The added benefit of this new type of relationship is a built-in incentive for the CMS provider to deliver continuous improvements. As outlined above, the chemical service model delivers results by aligning the incentives of chemical suppliers and their customers. Most CMS contracts then have additional incentives to inspire the CMS provider to bring new ideas and improvements to the plant floor.

Getting your chemical management system in order has benefits on many levels. Aside from lowering costs, some primary reasons companies launch a strong effort to improve their chemical management include:

  • Leveraging the expertise of a supplier.
  • Freeing up floor space for manufacturing.
  • Improved information management without investing in expensive software.
  • Reducing chemical use to drop emissions below environmental reporting thresholds.
  • Improving staff productivity by eliminating chemical management tasks from their overall responsibilities.
  • Increasing employee safety.

Case Study: Seagate Technology

Seagate Technology began its CMS program in 2003 seeking to reduce costs, reduce chemical inventory on-hand to free up more space for production and reduce overall risk to the company5. They realized that chemical management was not their core competency and turned to a third party provider to help them. When Seagate conducted a baseline at one site to understand current costs and management processes, they discovered that they had approximately 150 direct chemical suppliers, 900 chemical purchase orders a year and 23 employees dealing with chemical management. After implementing their program, they had one CMS provider submitting one invoice monthly, they moved toward a web-based system for MSDSs and chemical ordering, and were guaranteed cost savings from their CMS provider. In addition, they realized other benefits:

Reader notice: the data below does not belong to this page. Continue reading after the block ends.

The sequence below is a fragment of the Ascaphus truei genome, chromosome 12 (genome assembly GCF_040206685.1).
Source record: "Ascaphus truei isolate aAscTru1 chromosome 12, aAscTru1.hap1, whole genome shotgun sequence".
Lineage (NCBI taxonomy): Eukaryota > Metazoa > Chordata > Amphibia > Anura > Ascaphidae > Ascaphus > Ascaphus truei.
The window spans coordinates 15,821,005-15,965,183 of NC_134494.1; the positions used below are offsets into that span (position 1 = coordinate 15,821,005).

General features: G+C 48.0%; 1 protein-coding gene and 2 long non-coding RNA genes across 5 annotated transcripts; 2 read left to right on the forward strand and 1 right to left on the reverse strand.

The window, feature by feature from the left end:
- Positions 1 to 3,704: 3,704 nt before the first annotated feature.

• Reduced onsite chemical inventory/handling.
  • Reduced 10,000 sq. ft. of inventory by 50%.
  • Reduced $800,000 in carrying costs of chemicals.
  • Eliminated chemical scrap (chemicals bought and never used) by approximately 7% of inventory.
  • Improved chemical processes/shared best practices.
  • Photo-resist process: substituted more benign product and extended bath life 3-5 times, resulting in savings of $50,000/month.

Seagate is rolling out their CMS program worldwide where they have 18 sites that use chemicals. Eleven of those sites spend less than $1 million in chemical. Their CMS program must be global, flexible and fast to accommodate the diversity of chemicals and processes at these sites. CMS programs are becoming more commonplace in North America, where an estimated 35% of electronics industry manufacturing is now using some form of CMS program (Figure 3).

Figure 3
FIGURE 3. CMS as a growing trend – estimated CMS market penetration (North America).

 

The time is ripe to focus attention on your chemical supply chain. Considering a new approach to managing your chemical supply chain is essential as the regulatory and competitive environment becomes ever more intense. Companies in the PCB and electronics industries have had good success in reducing costs, improving efficiency and reducing risk through implementing CMS programs. PCD&M

Ed.: Information and resources on the CMS model: chemicalstrategies.org and cmsforum.org.

Jill Kauffman Johnson is the executive director of Chemical Strategies Partnership (CSP), a non-profit research, education and consulting organization. She can be contacted at This e-mail address is being protected from spambots. You need JavaScript enabled to view it .

REFERENCES

1. Chemical Management Services Industry Report 2004, pg. 19.
2. 2004 CMS Workshop, October 14, 2004, Dallas, Texas.
3. “Will REACH really be like RoHS on steroids?”, Keith Huckle, Global Product Steward, Dow Corning, EE Times, Online. eetimes.eu/wireless/showArticle.jhtml?articleID=191801423
4. Chemical Management Services Industry Report 2004, pg. 19.
5. Seagate Technology presented information about their CMS program at the 2005 CMS Workshop in San Francisco. Presentation can be viewed at chemicalstrategies.org/pdf/workshop_events/KStorer_CaseStudy_1.pdf

Last Updated on Sunday, 01 April 2007 18:47